just for a few moments.
|Joann Puffer Kotcher's Memoir|
More often than not, soldiers in the field especially, would ignore or ridicule the efforts of these women who had risked life and limb- without protective gear like helmets and flak jackets, riding in helicopters, jeeps and troop trucks to reach their destinations.
One can imagine that trying to balance the silly games and Kool-Aid and snacks with death and destruction was not a simple task- for the soldiers OR the Red Cross volunteers. Their charge, at all times, was to BE CHEERFUL no matter what.
Here Today, Gone Tomorrow
The young American women who volunteered, whether with a civilian organization, such as the Red Cross or as Army Special Services and USO personnel connected with their brother-soldiers because they were roughly the same age. They might share a cup of coffee in the morning, swap a few laughs and then- whoosh off the boys would go on their helicopters out into the field. Sadly, many would not return. If they survived but were wounded, more often than not, medevac choppers would carry them off to a hospital in another area or to a US Navy hospital ship offshore. Some times they would come back- but most of the time they would not. These volunteers would never see those guys again. Their buddies often did not see or hear from them again either.
In some instances, Red Cross girls would go to hospitals and MASH units to visit fellows who had been wounded, guys they had shared some stories of home with, guys who'd shown photos of their girlfriends back home only to find the young soldier had lost both of his legs. Or had his face half blown off. Any of a million different kinds of injuries. They could not cry. They could not show emotion. They could not tell the soldier how bad they felt. They had to keep smiling no matter what.
|Even a warm cup of Kool-Aid tasted|
Most of the Donut Dollies were about the same age as the soldiers, marines, airmen, and sailors serving in Vietnam. By 1969, the age of 60% of military in country was 19. It was up to these young women to keep a game face on. Imagine the pressure to withhold emotions in the midst of a war. A war that was raging all around them. Many of the women returned stateside and never received any therapy. Just as their brother-soldiers, they pretty much faded back into "the world" as if nothing had ever happened. "After all, it was only a year- how bad could it have been?", their unknowing friends would wonder.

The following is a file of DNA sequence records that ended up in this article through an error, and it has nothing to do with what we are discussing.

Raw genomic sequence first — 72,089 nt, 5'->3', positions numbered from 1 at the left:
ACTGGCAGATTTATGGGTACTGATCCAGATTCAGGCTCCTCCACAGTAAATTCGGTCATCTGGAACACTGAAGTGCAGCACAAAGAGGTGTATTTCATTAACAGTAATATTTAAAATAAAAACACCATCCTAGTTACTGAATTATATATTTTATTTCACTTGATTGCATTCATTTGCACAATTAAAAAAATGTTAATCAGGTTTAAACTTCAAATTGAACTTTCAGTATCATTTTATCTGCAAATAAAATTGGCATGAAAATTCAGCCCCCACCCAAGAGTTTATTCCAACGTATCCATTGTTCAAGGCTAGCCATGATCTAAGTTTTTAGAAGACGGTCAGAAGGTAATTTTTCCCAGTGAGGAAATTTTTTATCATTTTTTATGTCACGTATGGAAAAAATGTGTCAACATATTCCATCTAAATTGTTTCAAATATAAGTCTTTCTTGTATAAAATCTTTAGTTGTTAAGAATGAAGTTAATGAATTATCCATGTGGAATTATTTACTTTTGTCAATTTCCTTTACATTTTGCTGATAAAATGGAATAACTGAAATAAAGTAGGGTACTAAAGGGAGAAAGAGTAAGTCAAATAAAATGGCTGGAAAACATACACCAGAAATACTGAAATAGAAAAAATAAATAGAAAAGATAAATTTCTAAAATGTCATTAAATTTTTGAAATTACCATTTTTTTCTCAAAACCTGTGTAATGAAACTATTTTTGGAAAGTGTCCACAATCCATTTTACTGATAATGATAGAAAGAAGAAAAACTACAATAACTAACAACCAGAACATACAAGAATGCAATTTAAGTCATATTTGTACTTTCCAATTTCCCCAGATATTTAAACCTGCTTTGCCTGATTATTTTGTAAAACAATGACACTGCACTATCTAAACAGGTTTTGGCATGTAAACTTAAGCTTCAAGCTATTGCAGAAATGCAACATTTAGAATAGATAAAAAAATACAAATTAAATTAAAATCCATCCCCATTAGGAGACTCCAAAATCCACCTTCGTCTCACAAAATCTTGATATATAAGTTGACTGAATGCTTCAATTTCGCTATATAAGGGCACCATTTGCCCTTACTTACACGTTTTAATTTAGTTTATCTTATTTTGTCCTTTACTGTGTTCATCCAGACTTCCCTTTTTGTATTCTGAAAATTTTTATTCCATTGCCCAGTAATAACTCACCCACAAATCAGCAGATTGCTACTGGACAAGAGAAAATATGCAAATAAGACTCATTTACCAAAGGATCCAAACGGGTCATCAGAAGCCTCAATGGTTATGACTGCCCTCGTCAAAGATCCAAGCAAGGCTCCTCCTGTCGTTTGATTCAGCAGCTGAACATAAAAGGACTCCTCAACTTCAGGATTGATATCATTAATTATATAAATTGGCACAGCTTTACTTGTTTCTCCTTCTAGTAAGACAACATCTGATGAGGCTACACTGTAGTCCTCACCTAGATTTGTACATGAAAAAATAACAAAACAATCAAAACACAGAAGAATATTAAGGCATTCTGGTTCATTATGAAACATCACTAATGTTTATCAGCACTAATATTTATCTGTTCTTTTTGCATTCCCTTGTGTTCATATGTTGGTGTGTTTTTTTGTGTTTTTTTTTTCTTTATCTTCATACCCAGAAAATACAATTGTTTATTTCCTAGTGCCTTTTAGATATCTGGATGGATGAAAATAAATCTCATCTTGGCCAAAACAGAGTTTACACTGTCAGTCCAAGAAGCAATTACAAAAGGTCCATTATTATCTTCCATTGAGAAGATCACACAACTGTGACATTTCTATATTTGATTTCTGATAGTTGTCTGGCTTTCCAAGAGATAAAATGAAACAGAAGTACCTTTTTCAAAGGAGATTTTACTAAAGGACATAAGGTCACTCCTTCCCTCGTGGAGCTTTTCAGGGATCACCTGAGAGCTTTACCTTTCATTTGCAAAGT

|Sometimes a cup of coffee from a "round eye" was|
the best thing a soldier could think of.
"Yes and how many seas must a white dove sail, before she sleeps in the sand?"-Bob Dylan "Blowin' in the Wind
The question was asked "How many (SRAO Red Cross) volunteers died?" The answer is four we will list their names here with deepest sadness and in honor of their contributions and ultimate sacrifices- regardless. May they rest in eternal peace.
Hannah E. Crews, Jeep accident, Bien Hoa October 2, 1969
Lucinda Richter, Guillain-Barre Syndrome, Cam Ranh Bay February 9, 1971
Virginia E. (Ginny) Kirsch, murdered by an American soldier, Cu Chi August 16, 1970
Sharon Wesley, April 4, 1975, "Operation Babylift" crash, after her tour with ARC
|The American Red Cross Memorial|
November 11, 2013
" In Honor and Memory of the
Men and Women of the American Red Cross
Who Gave Their Lives In Service
May You Rest In Peace
Thank You Women of the American Red Cross (SRAO) Vietnam
1. Attributions: a Weber, Maryann L., "Forgotten Sacrifices: American Civilian Women in the Vietnam War" (1996) Master's Theses, Paper 1272. San Jose State University.